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Jeff Brooks
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A lot of fundraisers put amazing energy into making sure they don't offend or annoy anyone. That's like taking all the flavor out of your stew so nobody will dislike it. As says, if you're doing it right, Someone has to hate your brand: Your brand loyalists will love you. But, there's no yin without the yang. In other words, if some love you, others will hate you. You can't be everything to everyone and be a strong brand. Aim your messaging at those who get it. Who understand your cause. Who belong to your tribe. Forget everyone else.... Continue reading
Posted yesterday at Future Fundraising Now
In direct mail (and sometimes email), the PS is the most important thing you write. It's one of the most-read parts of your message. It's worth spending some time on to make it really sing. Here's the P.S. from a fundraising letter I got the other day: P.S. None of our acheivements could have been attained without the sustained and dedicated support of contributors like you. The sentiment is good: "We can't do it without you." Everything else about this P.S. is broken: It's abstract -- not specifically about anything, just the idea. The writing is stilted and awkward. Read... Continue reading
Posted 4 days ago at Future Fundraising Now
by guest blogger George Crankovic of TrueSense Marketing Most of us think of pronouns like "I" and "we" as mere function words in copy. We use them to start a sentence or move it along to get to the good, meaty words that are marbled with meaning. But there's research (PDF) shows that simple pronouns say a lot more than we think. For example, in both speaking and writing, higher-status people don't use the personal pronoun "I" very much. This contradicts the stereotype of the captain of the boardroom constantly exclaiming "I, I, I." In fact, higher-status people use "I"... Continue reading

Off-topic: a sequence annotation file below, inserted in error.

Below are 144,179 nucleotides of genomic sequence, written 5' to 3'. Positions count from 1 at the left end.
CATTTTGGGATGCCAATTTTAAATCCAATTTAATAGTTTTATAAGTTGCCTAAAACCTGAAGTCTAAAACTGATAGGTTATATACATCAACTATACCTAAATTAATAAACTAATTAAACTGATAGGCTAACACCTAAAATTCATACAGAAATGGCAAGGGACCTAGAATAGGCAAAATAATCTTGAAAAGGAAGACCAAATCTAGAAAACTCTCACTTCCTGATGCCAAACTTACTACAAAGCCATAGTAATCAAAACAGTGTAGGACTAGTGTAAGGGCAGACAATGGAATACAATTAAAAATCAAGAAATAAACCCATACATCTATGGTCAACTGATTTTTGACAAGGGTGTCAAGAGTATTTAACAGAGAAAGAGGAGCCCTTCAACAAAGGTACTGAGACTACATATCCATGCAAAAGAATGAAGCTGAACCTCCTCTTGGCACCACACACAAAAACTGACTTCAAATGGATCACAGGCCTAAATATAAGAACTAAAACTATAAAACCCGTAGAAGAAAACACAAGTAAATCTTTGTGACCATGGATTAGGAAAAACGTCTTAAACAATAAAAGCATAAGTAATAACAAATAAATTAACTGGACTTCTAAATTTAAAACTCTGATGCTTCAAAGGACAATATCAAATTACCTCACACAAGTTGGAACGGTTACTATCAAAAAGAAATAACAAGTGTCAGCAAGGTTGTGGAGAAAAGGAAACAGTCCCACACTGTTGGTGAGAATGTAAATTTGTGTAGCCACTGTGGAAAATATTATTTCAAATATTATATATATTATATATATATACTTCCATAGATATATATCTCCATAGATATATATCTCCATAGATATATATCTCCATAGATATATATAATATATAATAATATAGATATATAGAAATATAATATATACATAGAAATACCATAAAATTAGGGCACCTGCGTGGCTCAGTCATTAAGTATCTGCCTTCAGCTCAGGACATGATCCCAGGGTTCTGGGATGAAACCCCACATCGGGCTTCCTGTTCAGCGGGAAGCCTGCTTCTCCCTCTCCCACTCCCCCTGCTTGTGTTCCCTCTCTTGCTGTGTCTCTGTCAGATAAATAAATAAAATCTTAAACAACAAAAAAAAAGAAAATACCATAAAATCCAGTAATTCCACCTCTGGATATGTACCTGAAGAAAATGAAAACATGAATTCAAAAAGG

Posted 5 days ago at Future Fundraising Now
Don't worry too much about typos. I know clean, error-free copy is nicer than messy copy, but the odd typo here or there just doesn't matter. There's even some evidence that in fundraising, typos improve response. Maybe some people become more attentive when they find a typo, with enough additional attention to push a few more of them over the line to action. But here's where you should sweat bullets over typos: phone numbers, URLs, zip codes -- get one of those wrong, and you can sink a fundraising campaign faster than you can say "backslash." So proof everything like... Continue reading
Posted 6 days ago at Future Fundraising Now